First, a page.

1. ## coin tossed

a coin is tossed 3 times. If both heads and tails appear find the probability that exactly one tail appears.

i am using the conditional probability rule so p(probability of getting one tail | probability of getting one tail and one head )=
p(probability of getting one tail intersection probability of getting one tail and one head)/p(probability of getting one tail and one head)

i am having trouble finding the probability of getting one tail and one head as it could be in any order so i cant say (.5)^3

2. ## Re: coin tossed

Originally Posted by markosheehan
a coin is tossed 3 times. If both heads and tails appear find the probability that exactly one tail appears.
Toss a coin three times. That produces eight elementary outcomes. By the conditional, we eliminate all heads & all tails. Leaving six outcomes. Of those six only three consists of two heads and one tail. Thus what is the probability?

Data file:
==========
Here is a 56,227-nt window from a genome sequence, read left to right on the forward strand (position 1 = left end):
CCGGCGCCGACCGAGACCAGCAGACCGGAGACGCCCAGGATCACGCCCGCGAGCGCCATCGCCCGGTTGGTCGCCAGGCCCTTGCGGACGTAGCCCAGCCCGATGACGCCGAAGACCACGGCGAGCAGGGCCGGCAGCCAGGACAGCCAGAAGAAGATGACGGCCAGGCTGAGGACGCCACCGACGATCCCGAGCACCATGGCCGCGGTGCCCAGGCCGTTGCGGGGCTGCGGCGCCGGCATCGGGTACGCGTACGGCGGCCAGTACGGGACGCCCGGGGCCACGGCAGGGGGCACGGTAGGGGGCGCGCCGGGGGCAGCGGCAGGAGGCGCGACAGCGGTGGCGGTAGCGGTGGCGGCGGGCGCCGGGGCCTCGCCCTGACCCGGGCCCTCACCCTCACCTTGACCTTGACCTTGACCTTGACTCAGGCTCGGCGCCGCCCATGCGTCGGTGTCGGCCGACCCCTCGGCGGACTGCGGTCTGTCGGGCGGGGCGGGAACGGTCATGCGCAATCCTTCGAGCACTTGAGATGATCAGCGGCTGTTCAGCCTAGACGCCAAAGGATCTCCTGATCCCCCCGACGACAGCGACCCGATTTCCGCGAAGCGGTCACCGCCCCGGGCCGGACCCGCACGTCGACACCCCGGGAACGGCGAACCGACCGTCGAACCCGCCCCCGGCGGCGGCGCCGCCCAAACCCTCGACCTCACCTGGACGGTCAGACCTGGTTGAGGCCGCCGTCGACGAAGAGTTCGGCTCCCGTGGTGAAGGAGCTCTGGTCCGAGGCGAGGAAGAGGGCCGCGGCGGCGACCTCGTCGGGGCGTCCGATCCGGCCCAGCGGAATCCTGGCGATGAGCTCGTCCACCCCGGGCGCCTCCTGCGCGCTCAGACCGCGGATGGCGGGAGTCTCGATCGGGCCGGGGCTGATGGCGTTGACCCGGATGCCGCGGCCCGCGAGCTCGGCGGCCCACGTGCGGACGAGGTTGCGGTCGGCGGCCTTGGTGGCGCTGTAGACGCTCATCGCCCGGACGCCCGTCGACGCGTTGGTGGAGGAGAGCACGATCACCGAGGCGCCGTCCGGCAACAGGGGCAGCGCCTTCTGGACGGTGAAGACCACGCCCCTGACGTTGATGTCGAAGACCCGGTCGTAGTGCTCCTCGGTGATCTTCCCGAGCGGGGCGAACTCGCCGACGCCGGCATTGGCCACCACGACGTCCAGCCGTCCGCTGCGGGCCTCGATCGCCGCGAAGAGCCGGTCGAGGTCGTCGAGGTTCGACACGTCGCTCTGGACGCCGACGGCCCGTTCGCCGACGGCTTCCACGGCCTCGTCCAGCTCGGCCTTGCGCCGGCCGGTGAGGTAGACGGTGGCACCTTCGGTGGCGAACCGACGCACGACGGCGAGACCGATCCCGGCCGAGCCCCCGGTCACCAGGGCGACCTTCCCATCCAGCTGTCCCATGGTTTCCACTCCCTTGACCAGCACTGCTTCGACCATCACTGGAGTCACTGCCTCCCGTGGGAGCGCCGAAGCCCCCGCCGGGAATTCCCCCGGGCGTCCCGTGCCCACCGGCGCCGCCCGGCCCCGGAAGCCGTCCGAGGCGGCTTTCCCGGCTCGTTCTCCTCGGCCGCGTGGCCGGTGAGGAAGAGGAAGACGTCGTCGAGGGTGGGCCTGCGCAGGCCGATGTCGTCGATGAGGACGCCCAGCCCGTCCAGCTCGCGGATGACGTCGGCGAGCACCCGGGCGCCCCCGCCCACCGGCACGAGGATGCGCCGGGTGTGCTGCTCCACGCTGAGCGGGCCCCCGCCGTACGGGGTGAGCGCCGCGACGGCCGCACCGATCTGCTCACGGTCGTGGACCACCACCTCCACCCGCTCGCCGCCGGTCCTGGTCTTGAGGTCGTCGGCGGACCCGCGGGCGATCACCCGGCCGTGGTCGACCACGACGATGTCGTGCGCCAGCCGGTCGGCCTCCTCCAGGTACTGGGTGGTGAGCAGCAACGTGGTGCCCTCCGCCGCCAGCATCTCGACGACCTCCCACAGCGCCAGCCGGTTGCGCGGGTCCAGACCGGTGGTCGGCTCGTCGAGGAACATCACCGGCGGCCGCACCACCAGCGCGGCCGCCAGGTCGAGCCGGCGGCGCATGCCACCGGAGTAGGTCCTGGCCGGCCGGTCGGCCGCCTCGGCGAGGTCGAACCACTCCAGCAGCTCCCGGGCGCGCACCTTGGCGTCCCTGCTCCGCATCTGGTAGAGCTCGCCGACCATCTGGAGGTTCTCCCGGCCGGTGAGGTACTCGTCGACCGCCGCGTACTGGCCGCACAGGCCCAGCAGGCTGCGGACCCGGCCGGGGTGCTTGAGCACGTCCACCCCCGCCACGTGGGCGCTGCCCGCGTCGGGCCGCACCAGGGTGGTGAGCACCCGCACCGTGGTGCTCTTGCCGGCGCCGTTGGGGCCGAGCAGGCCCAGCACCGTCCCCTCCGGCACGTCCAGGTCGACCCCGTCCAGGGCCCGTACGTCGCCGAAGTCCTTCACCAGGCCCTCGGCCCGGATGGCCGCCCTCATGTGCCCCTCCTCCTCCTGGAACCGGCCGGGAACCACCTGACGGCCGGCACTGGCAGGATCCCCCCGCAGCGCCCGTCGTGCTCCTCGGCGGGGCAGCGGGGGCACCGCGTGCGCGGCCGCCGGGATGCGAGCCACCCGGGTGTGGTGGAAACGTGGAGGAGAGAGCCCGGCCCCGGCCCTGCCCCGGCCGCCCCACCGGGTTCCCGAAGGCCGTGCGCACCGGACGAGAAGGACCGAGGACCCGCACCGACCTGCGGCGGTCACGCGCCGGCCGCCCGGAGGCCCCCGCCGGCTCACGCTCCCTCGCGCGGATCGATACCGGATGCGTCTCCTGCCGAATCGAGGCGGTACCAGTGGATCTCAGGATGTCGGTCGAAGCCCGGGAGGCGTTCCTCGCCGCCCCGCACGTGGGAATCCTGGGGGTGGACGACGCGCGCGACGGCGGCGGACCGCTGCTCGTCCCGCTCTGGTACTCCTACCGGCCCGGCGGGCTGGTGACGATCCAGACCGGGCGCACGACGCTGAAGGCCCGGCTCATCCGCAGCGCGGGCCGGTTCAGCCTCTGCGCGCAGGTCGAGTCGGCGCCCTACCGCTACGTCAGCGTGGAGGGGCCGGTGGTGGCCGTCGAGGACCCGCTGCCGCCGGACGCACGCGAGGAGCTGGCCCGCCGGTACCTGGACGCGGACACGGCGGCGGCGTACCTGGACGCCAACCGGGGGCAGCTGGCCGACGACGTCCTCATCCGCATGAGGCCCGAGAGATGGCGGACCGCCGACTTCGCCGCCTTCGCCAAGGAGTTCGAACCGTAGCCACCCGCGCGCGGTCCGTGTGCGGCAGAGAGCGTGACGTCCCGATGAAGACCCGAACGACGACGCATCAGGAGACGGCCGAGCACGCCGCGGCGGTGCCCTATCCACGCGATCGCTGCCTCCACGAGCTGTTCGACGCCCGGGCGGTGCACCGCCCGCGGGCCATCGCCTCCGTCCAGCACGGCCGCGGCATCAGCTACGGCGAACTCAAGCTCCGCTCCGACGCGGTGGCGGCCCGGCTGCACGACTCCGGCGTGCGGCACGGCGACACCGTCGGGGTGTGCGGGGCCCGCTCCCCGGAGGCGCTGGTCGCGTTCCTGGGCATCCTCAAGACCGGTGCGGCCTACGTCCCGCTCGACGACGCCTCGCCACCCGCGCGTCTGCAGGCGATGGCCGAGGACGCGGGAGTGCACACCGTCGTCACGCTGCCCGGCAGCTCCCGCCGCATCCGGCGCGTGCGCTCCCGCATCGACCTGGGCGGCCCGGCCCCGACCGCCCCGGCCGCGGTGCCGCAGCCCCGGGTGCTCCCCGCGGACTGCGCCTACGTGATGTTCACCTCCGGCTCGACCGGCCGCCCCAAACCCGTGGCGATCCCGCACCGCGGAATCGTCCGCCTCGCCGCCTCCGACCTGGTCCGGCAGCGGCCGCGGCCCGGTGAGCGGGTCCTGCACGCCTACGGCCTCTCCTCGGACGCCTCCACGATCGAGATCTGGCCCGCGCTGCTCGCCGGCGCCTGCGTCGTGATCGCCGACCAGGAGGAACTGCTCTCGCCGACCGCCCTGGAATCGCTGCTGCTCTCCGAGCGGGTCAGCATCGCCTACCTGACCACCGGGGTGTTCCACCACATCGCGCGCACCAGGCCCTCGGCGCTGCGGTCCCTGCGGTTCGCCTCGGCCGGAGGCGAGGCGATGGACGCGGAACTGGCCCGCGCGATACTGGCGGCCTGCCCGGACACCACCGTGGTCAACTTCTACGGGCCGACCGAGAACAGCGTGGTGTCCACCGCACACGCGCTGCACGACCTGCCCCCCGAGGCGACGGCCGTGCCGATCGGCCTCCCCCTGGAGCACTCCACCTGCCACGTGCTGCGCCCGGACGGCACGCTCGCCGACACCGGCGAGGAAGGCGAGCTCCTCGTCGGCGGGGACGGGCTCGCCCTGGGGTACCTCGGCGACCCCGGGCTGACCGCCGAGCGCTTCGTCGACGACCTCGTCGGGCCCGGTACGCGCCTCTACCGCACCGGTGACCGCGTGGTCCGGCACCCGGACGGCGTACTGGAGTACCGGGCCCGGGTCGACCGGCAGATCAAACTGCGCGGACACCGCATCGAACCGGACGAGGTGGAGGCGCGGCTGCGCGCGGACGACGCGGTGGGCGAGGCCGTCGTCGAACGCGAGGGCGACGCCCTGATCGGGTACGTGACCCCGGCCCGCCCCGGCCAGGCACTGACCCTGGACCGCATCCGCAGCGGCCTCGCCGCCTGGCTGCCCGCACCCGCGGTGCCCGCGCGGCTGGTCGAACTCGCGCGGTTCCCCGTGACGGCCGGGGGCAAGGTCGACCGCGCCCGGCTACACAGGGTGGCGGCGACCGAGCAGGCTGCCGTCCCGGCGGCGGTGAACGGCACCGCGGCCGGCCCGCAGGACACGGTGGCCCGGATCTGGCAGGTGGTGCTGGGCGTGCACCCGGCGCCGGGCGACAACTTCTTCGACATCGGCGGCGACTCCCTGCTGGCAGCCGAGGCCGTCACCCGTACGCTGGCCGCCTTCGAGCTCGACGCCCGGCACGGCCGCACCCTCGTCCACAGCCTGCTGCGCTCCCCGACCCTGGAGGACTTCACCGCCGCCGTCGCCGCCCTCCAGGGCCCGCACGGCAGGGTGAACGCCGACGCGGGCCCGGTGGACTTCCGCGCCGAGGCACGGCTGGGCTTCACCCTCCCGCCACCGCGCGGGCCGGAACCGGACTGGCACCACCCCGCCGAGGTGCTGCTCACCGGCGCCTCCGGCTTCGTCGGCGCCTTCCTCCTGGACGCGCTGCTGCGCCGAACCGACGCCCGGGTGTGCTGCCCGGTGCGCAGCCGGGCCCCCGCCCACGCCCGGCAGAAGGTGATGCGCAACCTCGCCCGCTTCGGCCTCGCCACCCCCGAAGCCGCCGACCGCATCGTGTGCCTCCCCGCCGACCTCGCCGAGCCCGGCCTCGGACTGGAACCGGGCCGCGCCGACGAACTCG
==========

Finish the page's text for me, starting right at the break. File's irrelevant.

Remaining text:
3. ## Re: coin tossed

In case you're too busy:
111
112
121
122
211
212
221
222

4. ## Re: coin tossed

1/2 laying it out on a tree diagram helped me.
its .375/.75 =.5

5. ## Re: coin tossed

Geesh Marko...keep it simple!

111 n/a
112 *
121 *
122
211 *
212
221
222 n/a

3/6

6. ## Re: coin tossed

Originally Posted by DenisB
Geesh Marko...keep it simple!

111 n/a
112 *
121 *
122
211 *
212
221
222 n/a

3/6
The original post specifies that he is required to use the rule $P(A|B) = \dfrac{P(A \cap B)}{P(B)}$. (S)he was keeping it simple.

7. ## Re: coin tossed

Originally Posted by SlipEternal
The original post specifies that he is required to use the rule.
Is that the way you took it?
Actual wording shown: "i am using the conditional probability rule".
I took it as HIS decision.
A thousand apologies of which you may have one

8. ## Re: coin tossed

Originally Posted by SlipEternal
The original post specifies that he is required to use the rule $P(A|B) = \dfrac{P(A \cap B)}{P(B)}$. (S)he was keeping it simple.
Here is a YouTube I have often used.
Note the form of conditional probability is more than $\dfrac{P(A\cap B)}{P(B)}$.

In this particular problem I bet the point is that the given is meant to be used to limit the space.